J. E. Calkins
Lordsburg, Cal., Dec. 3o, I9o8.
Dear Mr. Muir:-
Your valued letter of Dec. 2 is before me, and has been more than once in the days that have followed its arrival here. It brought good news in three respects, viz: that you are in good health, that Helen is likewise well at Daggett, and that you are steamed up and making good headway with your writing. I suppose if I were to try to tell you how glad I am of the latter I should fail, because I should be likely to put it so strongly that I should make it sound absurd; so I am going to let you imagine my unmeasured satisfaction at this piece of intelligence.
One thing I do not like, and that is your working alone in the big old house up there at Martinez. There are many reasons why that is a good arrangement, and there are some others that seem to me to argue that it is not good. The solitude, for one thing. It is not good for man to be alone too much, even when he is busy, and I can fancy that you would prefer the right sort of company, and the atmosphere of cheer that comes from such companionship. I have gone over my own situation, in my mind, many times, laying it side by side with yours, and my wife and son have held council with me upon it. From what we gather,from our personal knowledge of your situation, and from what you write, you are working at some considerable disadvantage in several respects. We infer that you have very little of the atmosphere of domesticity, in its cheering and comforting aspects;thatyou are doing your work all alone,with no aid of any kind; that you are liable again to that dreadful infection, the grippe, as the weather draws on into the fogs and damps of the winter, with the accompaniment of "the melancholy mud." Out of all this cogitation has finally grown the resolution to risk a proposal, or, perhaps, rather a suggestion in thedirection of your removal of your work to this place. This suggestion I am going to make at the hazard of being suspected of mercenary motives; but I hope that a judicial view of the matter will convince you that I have nothing of that sort in mind.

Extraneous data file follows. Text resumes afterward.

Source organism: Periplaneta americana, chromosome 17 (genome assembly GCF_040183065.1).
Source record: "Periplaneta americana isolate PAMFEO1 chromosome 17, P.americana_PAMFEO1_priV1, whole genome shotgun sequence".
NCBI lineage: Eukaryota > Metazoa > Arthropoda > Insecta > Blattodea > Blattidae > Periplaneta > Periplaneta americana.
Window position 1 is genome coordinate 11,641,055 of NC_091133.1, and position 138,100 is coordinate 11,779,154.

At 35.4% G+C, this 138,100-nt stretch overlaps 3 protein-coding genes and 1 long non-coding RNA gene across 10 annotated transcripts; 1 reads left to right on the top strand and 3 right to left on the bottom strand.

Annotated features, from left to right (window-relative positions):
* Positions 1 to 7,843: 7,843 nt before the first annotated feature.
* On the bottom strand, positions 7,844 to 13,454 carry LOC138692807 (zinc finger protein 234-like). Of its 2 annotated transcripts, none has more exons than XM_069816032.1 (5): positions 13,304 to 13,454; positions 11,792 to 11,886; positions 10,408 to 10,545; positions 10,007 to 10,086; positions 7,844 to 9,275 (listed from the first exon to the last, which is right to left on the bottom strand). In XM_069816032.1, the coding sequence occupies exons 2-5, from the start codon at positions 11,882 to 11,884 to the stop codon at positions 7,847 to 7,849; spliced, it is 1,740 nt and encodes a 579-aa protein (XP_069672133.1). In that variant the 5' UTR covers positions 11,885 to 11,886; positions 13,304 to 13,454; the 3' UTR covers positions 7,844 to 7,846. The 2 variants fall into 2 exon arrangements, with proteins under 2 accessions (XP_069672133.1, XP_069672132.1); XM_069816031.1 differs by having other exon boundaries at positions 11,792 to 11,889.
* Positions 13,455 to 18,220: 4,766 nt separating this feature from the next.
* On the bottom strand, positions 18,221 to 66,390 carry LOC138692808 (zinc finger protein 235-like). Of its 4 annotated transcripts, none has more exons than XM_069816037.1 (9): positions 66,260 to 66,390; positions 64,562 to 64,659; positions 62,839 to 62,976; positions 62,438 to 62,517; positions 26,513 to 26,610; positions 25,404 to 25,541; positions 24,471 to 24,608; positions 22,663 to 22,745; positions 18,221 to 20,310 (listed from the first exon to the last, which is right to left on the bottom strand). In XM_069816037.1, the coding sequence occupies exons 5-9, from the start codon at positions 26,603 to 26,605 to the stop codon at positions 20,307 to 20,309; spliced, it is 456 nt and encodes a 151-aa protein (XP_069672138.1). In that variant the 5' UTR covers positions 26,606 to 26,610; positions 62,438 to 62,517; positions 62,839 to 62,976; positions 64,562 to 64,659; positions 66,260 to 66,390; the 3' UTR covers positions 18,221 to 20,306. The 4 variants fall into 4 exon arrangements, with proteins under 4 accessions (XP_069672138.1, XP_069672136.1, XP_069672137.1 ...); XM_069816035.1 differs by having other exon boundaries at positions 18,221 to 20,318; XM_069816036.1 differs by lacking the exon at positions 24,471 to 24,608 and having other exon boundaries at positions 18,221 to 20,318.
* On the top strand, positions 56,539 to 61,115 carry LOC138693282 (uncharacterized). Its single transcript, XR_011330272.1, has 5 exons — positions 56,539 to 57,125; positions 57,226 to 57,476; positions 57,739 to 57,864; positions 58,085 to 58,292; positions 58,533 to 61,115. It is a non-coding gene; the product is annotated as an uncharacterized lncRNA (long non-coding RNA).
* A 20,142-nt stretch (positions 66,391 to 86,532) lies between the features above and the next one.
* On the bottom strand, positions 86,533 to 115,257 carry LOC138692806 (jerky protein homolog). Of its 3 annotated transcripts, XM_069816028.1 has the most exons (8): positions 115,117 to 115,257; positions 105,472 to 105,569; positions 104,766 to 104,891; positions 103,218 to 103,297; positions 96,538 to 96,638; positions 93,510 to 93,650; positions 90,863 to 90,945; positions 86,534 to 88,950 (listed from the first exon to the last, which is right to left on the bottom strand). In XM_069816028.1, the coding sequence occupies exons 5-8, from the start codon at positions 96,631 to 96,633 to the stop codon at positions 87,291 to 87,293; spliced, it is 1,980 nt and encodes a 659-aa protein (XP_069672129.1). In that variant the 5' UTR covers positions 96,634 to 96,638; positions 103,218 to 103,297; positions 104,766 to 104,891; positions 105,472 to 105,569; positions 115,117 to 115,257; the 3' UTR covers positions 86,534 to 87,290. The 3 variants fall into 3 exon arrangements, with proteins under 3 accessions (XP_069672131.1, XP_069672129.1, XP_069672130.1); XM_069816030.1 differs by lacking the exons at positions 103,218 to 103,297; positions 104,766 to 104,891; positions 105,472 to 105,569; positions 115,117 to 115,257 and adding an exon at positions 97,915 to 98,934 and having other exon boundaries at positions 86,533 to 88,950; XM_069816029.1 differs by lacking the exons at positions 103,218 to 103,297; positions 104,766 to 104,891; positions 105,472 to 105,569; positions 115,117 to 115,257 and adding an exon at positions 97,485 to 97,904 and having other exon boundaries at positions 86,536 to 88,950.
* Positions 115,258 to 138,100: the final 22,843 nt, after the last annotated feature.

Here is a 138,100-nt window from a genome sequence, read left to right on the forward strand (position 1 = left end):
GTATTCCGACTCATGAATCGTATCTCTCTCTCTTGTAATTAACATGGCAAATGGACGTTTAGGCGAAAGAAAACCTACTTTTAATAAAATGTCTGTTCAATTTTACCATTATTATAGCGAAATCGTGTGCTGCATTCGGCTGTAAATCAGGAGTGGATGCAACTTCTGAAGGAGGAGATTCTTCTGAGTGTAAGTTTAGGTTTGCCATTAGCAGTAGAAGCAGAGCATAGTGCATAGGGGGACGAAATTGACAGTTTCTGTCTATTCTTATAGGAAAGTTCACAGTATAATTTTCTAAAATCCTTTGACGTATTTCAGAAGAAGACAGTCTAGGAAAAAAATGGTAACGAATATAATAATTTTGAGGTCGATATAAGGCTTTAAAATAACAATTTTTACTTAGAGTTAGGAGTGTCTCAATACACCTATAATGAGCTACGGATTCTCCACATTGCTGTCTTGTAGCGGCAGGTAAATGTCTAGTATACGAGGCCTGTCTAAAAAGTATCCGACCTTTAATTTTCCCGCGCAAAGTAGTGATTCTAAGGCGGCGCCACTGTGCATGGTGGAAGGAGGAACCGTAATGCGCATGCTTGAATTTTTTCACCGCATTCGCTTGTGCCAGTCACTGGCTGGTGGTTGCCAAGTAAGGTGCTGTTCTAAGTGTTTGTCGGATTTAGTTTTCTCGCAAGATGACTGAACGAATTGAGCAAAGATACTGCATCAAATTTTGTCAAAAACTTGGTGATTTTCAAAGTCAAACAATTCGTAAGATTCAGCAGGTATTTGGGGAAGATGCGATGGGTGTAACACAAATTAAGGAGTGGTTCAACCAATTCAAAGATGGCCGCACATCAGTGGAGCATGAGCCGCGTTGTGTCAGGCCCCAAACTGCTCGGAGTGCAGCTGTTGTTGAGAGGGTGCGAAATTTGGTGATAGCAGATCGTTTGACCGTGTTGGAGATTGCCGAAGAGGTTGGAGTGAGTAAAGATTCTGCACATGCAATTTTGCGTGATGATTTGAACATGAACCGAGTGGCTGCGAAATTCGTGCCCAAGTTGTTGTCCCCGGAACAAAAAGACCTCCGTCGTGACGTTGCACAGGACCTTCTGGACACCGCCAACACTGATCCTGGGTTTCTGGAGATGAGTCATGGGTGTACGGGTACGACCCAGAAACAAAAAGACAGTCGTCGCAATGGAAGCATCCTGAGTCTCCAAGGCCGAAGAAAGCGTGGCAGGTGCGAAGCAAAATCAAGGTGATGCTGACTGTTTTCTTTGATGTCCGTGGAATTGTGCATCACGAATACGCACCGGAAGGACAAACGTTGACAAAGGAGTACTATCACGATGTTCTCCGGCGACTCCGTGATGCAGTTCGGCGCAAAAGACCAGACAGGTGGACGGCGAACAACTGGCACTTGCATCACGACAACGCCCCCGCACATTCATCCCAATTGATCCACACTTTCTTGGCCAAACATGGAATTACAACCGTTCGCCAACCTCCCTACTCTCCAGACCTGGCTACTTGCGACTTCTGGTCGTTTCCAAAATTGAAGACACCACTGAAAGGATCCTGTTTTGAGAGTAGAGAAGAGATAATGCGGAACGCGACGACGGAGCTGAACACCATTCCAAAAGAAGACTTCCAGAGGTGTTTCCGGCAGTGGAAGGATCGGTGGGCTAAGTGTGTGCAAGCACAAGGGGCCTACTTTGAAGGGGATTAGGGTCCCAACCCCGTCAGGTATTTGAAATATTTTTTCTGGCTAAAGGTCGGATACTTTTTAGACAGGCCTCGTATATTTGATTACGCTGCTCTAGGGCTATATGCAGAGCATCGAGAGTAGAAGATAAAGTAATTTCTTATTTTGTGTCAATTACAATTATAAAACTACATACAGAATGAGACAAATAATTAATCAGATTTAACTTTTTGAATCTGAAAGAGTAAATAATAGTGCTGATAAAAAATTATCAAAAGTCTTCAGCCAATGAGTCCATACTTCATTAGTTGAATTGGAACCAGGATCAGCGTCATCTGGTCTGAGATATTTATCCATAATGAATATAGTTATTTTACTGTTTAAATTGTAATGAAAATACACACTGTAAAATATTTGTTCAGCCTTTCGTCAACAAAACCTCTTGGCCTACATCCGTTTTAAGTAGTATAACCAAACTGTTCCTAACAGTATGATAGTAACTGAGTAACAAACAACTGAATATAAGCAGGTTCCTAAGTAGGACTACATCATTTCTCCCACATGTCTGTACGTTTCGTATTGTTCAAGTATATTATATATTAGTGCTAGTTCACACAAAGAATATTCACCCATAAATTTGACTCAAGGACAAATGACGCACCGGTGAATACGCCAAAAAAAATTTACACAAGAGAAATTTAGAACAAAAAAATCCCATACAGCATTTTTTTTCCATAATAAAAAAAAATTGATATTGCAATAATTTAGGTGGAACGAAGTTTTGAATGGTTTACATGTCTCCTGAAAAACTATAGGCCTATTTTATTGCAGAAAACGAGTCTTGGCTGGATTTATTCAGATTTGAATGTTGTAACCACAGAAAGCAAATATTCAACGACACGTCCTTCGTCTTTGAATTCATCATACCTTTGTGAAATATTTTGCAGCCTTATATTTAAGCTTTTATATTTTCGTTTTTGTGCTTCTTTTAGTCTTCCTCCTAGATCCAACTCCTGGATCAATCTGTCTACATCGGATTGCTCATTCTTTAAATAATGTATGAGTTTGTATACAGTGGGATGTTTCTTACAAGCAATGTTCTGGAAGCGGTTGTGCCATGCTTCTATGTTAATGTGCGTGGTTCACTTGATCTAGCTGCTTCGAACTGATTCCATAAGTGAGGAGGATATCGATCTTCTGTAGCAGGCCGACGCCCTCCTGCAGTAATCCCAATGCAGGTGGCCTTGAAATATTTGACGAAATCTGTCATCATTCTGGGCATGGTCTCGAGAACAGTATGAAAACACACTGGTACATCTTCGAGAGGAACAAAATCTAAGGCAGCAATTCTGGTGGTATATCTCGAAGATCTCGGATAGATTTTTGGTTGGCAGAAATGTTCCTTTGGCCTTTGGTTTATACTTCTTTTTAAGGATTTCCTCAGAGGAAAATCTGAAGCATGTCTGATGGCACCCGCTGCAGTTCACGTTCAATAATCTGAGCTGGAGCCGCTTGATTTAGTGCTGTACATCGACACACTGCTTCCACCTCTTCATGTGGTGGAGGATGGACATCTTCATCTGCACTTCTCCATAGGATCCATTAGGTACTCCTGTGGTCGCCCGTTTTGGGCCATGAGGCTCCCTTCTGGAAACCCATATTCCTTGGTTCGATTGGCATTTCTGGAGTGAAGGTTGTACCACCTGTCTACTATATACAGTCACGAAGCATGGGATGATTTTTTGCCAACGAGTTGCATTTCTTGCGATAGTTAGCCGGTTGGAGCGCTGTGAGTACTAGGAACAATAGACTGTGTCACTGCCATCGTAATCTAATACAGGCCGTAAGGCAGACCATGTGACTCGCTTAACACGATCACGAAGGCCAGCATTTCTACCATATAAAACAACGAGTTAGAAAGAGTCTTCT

I have ten acres here, on which I am continually busy. To handle the place aright one must be busy- or keep some other body busy in his place.
We have a dwellingplace of five rooms, none of them too
1908 Dec 30
Original letter dimensions: 21.5 x 18.5 cm.
Reel 17, Image 1131
Copyright status unknown